What you see isn't always what you get when it comes to Ohno

Posted: Sunday, February 24, 2002

He left juvenile delinquency and some of the best skaters in the world in his wake.

But there is still one opponent Apolo Anton Ohno will need luck to shake.


America's cover boy will leave these Winter Games and head home to Seattle with one gold medal and one silver, an impressive haul to be sure.

But after he was disqualified in the 500-meter and the U.S. team upset in the 5,000-meter relay, that's still two less than Ohno's A-list promoters -- Nike, IMG and NBC -- had him on the hook to deliver. And just as memorable as how many he won was the way Ohno won them.

''This is a crazy Olympics. Anything can happen,'' he said afterward. ''It was an unbelievable experience. I came back from injury and I was sick, too. I'm definitely disappointed I didn't race at my best, but I had my chance to be there.''

''You've got to be perfect,'' Ohno added, ''and I wasn't perfect.''

In Saturday night's 500-meter semifinal, controversy caught him in its grasp one more time. It was the third time in three races that things ended badly for short track's most recognizable star. In that sense, his sport has become a confusing metaphor for these Winter Games. Like figure skating, what you see isn't always what you get.

Ohno got off to his usual slow start and was hanging back in third place when he made his move to grab the second qualifying spot with 1 1/2 laps to go. But with Satoru Terao on his right in the next-to-last turn, Ohno's outside skate blade caught the Japanese skater and upended him like a shovel dislodging a chunk of ice. The move sent Terao careening into the padded sideboard and the judges reaching for their notebooks.

Ohno eventually finished the race in third place, then slowly circled the ice, much as he had in Wednesday night's 1,500, awaiting the judges' verdict. Unlike the last time, this call went against him.

He stole one last look at the video board, hoping to catch the replay while most of the stunned crowd sat in silence. With his quest for four medals out of reach and a few catcalls ringing in his ears, Ohno grinned and left the rink.

''The Japanese guy was wide on the corner and I came up on him. I barely touched him. He's so light, I think he was going down already,'' he said.

Say this much for Ohno and controversy -- they both sell.

Once again, his appearance in the building made the Salt Lake Ice Center the place to be. It was packed and the luminaries in the crowd ranged from Salt Lake Organizing Committee boss Mitt Romney to former New York Mayor Rudy Guiliani to American figure skating bronze medalist Michelle Kwan to one-time U.S. short track ace Cathy Turner -- the closest thing short track offers to the late Joannie Weston, the rugged ''Blonde Amazon'' of Roller Derby fame.

But there was no doubt in the house about who was the star.

Fake versions of the soul patch that dangled from Ohno's lower lip adorned the crowd, including a matching pair worn by one woman and her dog. Whether it's Ohno's relentless promoters or his considerable achievements at age 19 -- he was No. 1 in the world at every distance last season -- he rarely fails to provide a buzz.

Even his quarterfinal race offered a delicious plot twist.

Among the four skaters in that group was Italian Fabio Carta, whose mouth moves faster than either his skates or his brain. After Ohno's disputed gold medal win over South Korean Kim Dong-sung in the 1,500, Carta, who finished fourth, said the American was lucky not to be kicked out. On the bell lap, Ohno swooped in to take the second and final qualifying place from Carta and held on to advance to the next round of the 500.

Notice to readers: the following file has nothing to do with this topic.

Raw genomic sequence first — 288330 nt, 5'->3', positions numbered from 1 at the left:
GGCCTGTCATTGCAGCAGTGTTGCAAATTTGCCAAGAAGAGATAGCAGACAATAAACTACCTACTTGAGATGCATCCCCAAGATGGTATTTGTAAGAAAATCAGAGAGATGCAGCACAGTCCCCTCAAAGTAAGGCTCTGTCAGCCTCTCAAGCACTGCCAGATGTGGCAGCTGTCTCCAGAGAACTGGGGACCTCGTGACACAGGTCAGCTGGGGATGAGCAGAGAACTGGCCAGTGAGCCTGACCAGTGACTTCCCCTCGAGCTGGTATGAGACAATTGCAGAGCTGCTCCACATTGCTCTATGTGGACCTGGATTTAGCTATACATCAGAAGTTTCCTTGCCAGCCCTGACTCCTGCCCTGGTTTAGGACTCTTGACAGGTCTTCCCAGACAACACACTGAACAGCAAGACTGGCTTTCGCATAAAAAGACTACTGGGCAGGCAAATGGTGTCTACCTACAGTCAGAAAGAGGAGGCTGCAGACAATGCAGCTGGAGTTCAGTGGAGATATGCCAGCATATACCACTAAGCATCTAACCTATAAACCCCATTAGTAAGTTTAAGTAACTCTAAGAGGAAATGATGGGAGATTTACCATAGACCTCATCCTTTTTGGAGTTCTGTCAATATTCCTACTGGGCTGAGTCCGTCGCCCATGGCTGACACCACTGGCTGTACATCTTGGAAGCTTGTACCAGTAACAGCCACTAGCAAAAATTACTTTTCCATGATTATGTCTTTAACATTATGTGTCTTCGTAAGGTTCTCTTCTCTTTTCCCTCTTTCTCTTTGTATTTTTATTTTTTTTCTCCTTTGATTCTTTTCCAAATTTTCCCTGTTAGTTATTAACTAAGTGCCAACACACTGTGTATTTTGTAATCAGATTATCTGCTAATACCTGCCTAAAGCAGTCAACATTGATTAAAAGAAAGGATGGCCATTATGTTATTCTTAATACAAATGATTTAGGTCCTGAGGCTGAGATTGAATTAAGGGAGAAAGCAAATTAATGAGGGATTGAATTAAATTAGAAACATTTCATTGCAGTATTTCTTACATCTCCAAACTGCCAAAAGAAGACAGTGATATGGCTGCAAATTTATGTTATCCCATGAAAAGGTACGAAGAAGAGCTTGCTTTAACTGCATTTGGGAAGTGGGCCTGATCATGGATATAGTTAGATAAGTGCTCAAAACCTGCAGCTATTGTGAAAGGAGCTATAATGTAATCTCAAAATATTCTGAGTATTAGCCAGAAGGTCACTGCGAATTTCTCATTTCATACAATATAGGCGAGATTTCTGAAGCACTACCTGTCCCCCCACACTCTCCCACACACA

It was there that his luck ran out.

''I knew I had a little downfall after my start. I didn't really get off the line too well. But that's all right,'' he said after the disqualification. ''I still have the relay.''


With 26 laps to go, teammate Rusty Smith went down after tripping over a lane marker and any chance the U.S. relay team had for a medal went down with him.

In some ways, the outcome was almost fitting.

The four relay skaters -- Ohno, Smith, Ron Biondo and Dan Weinstein -- were already mired in one controversy caused by last month's allegations of race fixing. Biondo had claimed he overheard Ohno shouting, ''Don't pass!'' during the 1,000-meter trials, supporting former Tommy O'Hare's contention that Ohno had helped his friend Shani Davis get onto the Olympic team.

But just when it seemed they put that problem behind, down went Smith.

''I think we were in perfect position,'' Ohno said. ''No doubt in my mind if we wouldn't have gone down and I was there in the end, I could have done some magic. But that's just how it is.''

Ohno's life off the ice has been no less eventful. He met President Bush and Lance Armstrong, who could tell him a thing or two about what it's like to be dogged by an opponent who refuses to play fair. Like the president, he's learned what it's like to live with an armed bodyguard for a shadow.

A Utah state trooper drew that duty after Ohno won the 1,500-meter following Kim's disqualification. The barrage of threatening e-mails forced the U.S. Olympic Committee to shut down its Internet server and contact the FBI. Ohno admitted he wasn't worried about the angry missives so much as whether the six stitches in his left thigh would let him get off to the quick start the 500 demands.

He turned out to be right.

Soon after that race finished, Guiliani and his entourage departed, deciding not to stick around for the relay. Apparently they had enough controversy for one night.

Jim Litke is the national sports columnist for The Associated Press. Write to him at jlitke@ap.org.

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